Monday, April 12, 2010

We're hiring Qt developers

I'm currently working for Mendeley, a startup based in London. We're building software for organising, reading, annotating and collaborating on research papers (mostly in PDF format) which integrates with an online network for researchers. We're currently looking for developers to join the team working on our Qt-based desktop application for Windows, Mac and Linux.

Essential skills are:

  • Knowledge of C++ and experience debugging, testing and profiling C++ applications.

  • Experience with Qt. If you're the kind of person who likes delving into the internals of Qt that's even better.

  • Solid computer science basics.

Knowledge of any of the following would be particularly useful:

  • Model/view frameworks (especially Qt's implementation). An interest in or experience with some of the upcoming Qt technologies (eg. Qt Quick) would also be a plus.

  • Databases (in particular, SQLite)

  • Search/indexing frameworks (eg. Lucene)

  • Scripting languages (eg. Python, Ruby)

  • Version control (SVN, git).

  • Automated testing tools (eg. QtTest).

  • Knowledge of platform-specific APIs such as Cocoa on Mac*.

Involvement with open source projects is a big plus. Dog fooding your own software is always helpful, so if you have a background in research or even just like reading papers to find out how things work, that would also be useful.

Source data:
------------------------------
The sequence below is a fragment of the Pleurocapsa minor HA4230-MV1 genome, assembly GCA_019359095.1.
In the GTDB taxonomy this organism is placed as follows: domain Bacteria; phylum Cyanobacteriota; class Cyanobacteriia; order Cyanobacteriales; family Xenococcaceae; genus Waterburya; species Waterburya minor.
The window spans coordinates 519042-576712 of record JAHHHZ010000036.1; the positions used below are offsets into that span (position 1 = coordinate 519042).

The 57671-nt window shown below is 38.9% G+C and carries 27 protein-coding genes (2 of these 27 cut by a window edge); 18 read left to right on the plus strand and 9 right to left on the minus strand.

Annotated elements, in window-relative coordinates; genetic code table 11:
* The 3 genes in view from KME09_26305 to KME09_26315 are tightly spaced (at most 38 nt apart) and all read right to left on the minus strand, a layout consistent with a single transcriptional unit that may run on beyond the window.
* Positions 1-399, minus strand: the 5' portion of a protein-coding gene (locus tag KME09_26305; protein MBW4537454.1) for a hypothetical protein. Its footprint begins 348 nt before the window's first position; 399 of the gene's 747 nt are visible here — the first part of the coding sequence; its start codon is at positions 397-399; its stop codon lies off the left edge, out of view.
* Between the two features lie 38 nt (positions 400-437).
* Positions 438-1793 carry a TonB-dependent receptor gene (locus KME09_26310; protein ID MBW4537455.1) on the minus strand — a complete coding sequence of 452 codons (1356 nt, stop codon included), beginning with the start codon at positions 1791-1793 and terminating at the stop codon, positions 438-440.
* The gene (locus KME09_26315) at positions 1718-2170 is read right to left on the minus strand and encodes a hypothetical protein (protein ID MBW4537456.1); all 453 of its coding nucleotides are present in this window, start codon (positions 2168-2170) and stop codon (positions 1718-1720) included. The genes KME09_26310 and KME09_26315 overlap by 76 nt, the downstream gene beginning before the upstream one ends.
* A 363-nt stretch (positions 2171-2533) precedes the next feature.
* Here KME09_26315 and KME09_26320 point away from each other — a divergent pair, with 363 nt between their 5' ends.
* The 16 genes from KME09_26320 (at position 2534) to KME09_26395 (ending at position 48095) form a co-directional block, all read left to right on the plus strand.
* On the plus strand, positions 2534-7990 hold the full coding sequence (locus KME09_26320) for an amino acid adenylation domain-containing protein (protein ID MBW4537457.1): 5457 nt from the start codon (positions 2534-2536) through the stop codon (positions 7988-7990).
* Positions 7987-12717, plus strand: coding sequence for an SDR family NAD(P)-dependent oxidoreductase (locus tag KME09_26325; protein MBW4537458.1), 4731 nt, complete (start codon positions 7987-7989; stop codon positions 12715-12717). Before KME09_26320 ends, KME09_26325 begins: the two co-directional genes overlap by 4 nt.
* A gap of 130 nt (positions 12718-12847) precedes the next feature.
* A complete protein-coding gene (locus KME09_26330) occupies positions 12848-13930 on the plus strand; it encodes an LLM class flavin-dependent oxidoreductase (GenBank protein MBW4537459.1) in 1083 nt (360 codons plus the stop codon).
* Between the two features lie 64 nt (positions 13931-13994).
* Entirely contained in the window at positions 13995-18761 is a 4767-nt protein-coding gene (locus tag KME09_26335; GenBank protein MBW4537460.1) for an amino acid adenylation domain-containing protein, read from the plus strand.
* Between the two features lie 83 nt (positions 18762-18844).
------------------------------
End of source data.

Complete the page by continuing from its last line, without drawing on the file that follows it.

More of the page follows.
If you're interested, please get in touch.

* Though Qt abstracts away most platform details, there are times when using native APIs is necessary.


Sir Wyxknouth said...

it sound great but i live so far :(

rwman said...

1) Are you interested only in full-timers?
2) Is it possibe to work remotely?
Thank you.

Anonymous said...

Mendeley seems like a great product. But I am afraid that it provides yet another lock-in through its proprietary license. Only contributions to Qt framework and those parts borrowed from free software projects such as Zotero have been licensed as open source. Thus, Mendeley profits from free projects (again, also from Zotero: you can import its library and benefit from its superior library website import functions), but does not return anything to the free software world.

It is a great product, but the fear that it may become even more locked down (past the beta period) will prevent me and many others from using and contributing to it.

I would be great if there was at least some kind of roadmap with regard to this issue, which is very important to the existing Mendeley user community as well.

Robert Knight said...

Hello rwman,

We're looking for developers to work full time in our London office at the moment.

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